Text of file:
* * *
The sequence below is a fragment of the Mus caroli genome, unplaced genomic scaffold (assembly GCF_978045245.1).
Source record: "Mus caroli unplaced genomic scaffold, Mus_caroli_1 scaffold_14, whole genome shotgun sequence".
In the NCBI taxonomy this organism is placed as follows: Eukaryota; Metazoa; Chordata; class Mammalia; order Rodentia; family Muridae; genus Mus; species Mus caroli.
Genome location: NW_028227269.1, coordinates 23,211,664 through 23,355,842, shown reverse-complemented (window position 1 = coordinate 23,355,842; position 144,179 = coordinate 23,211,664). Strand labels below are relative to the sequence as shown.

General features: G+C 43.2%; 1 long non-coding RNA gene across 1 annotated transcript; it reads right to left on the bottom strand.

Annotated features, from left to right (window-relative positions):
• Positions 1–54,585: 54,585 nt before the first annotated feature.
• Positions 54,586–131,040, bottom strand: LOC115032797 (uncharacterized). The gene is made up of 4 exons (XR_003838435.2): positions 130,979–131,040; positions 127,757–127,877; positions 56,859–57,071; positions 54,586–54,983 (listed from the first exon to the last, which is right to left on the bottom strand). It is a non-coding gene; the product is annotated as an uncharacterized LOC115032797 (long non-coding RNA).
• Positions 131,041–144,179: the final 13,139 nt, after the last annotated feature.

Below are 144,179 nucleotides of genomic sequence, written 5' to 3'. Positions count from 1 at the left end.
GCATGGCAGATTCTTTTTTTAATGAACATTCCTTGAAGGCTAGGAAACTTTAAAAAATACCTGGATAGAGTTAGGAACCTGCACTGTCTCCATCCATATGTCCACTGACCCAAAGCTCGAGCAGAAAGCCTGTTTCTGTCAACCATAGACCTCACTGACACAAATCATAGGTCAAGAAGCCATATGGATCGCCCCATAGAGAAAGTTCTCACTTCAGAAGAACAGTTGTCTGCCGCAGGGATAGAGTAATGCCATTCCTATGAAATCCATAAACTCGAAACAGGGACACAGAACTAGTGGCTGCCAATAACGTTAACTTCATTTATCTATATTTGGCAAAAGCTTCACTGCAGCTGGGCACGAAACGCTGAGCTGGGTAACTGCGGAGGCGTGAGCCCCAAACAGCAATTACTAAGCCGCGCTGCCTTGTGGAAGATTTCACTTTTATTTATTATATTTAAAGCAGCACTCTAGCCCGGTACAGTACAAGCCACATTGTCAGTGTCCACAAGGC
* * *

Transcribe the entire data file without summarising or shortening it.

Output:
The sequence below is a fragment of the Mus caroli genome, unplaced genomic scaffold (assembly GCF_978045245.1).
Source record: "Mus caroli unplaced genomic scaffold, Mus_caroli_1 scaffold_14, whole genome shotgun sequence".
In the NCBI taxonomy this organism is placed as follows: Eukaryota; Metazoa; Chordata; class Mammalia; order Rodentia; family Muridae; genus Mus; species Mus caroli.
Genome location: NW_028227269.1, coordinates 23,211,664 through 23,355,842, shown reverse-complemented (window position 1 = coordinate 23,355,842; position 144,179 = coordinate 23,211,664). Strand labels below are relative to the sequence as shown.

General features: G+C 43.2%; 1 long non-coding RNA gene across 1 annotated transcript; it reads right to left on the bottom strand.

Annotated features, from left to right (window-relative positions):
• Positions 1–54,585: 54,585 nt before the first annotated feature.
• Positions 54,586–131,040, bottom strand: LOC115032797 (uncharacterized). The gene is made up of 4 exons (XR_003838435.2): positions 130,979–131,040; positions 127,757–127,877; positions 56,859–57,071; positions 54,586–54,983 (listed from the first exon to the last, which is right to left on the bottom strand). It is a non-coding gene; the product is annotated as an uncharacterized LOC115032797 (long non-coding RNA).
• Positions 131,041–144,179: the final 13,139 nt, after the last annotated feature.

Below are 144,179 nucleotides of genomic sequence, written 5' to 3'. Positions count from 1 at the left end.
GCATGGCAGATTCTTTTTTTAATGAACATTCCTTGAAGGCTAGGAAACTTTAAAAAATACCTGGATAGAGTTAGGAACCTGCACTGTCTCCATCCATATGTCCACTGACCCAAAGCTCGAGCAGAAAGCCTGTTTCTGTCAACCATAGACCTCACTGACACAAATCATAGGTCAAGAAGCCATATGGATCGCCCCATAGAGAAAGTTCTCACTTCAGAAGAACAGTTGTCTGCCGCAGGGATAGAGTAATGCCATTCCTATGAAATCCATAAACTCGAAACAGGGACACAGAACTAGTGGCTGCCAATAACGTTAACTTCATTTATCTATATTTGGCAAAAGCTTCACTGCAGCTGGGCACGAAACGCTGAGCTGGGTAACTGCGGAGGCGTGAGCCCCAAACAGCAATTACTAAGCCGCGCTGCCTTGTGGAAGATTTCACTTTTATTTATTATATTTAAAGCAGCACTCTAGCCCGGTACAGTACAAGCCACATTGTCAGTGTCCACAAGGC